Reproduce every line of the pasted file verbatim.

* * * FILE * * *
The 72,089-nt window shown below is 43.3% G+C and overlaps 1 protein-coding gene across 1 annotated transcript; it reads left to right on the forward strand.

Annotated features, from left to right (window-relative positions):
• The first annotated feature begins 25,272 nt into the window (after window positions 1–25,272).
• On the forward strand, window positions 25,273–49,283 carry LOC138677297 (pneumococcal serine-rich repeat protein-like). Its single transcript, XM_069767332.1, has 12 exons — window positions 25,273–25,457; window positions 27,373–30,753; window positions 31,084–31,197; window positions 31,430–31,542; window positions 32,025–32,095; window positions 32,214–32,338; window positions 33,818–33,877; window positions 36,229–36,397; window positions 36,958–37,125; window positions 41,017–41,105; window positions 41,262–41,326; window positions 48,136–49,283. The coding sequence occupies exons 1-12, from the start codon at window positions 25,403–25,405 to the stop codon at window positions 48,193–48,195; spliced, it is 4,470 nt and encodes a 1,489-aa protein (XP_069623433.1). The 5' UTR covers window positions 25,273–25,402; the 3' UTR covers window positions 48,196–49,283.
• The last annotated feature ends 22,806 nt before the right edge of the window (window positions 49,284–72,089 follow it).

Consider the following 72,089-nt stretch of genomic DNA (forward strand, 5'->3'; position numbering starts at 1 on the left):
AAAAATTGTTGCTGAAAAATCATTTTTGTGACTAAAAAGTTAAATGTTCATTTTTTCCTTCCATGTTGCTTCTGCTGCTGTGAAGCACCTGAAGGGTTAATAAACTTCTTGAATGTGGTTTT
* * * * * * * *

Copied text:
The 72,089-nt window shown below is 43.3% G+C and overlaps 1 protein-coding gene across 1 annotated transcript; it reads left to right on the forward strand.

Annotated features, from left to right (window-relative positions):
• The first annotated feature begins 25,272 nt into the window (after window positions 1–25,272).
• On the forward strand, window positions 25,273–49,283 carry LOC138677297 (pneumococcal serine-rich repeat protein-like). Its single transcript, XM_069767332.1, has 12 exons — window positions 25,273–25,457; window positions 27,373–30,753; window positions 31,084–31,197; window positions 31,430–31,542; window positions 32,025–32,095; window positions 32,214–32,338; window positions 33,818–33,877; window positions 36,229–36,397; window positions 36,958–37,125; window positions 41,017–41,105; window positions 41,262–41,326; window positions 48,136–49,283. The coding sequence occupies exons 1-12, from the start codon at window positions 25,403–25,405 to the stop codon at window positions 48,193–48,195; spliced, it is 4,470 nt and encodes a 1,489-aa protein (XP_069623433.1). The 5' UTR covers window positions 25,273–25,402; the 3' UTR covers window positions 48,196–49,283.
• The last annotated feature ends 22,806 nt before the right edge of the window (window positions 49,284–72,089 follow it).

Consider the following 72,089-nt stretch of genomic DNA (forward strand, 5'->3'; position numbering starts at 1 on the left):
AAAAATTGTTGCTGAAAAATCATTTTTGTGACTAAAAAGTTAAATGTTCATTTTTTCCTTCCATGTTGCTTCTGCTGCTGTGAAGCACCTGAAGGGTTAATAAACTTCTTGAATGTGGTTTT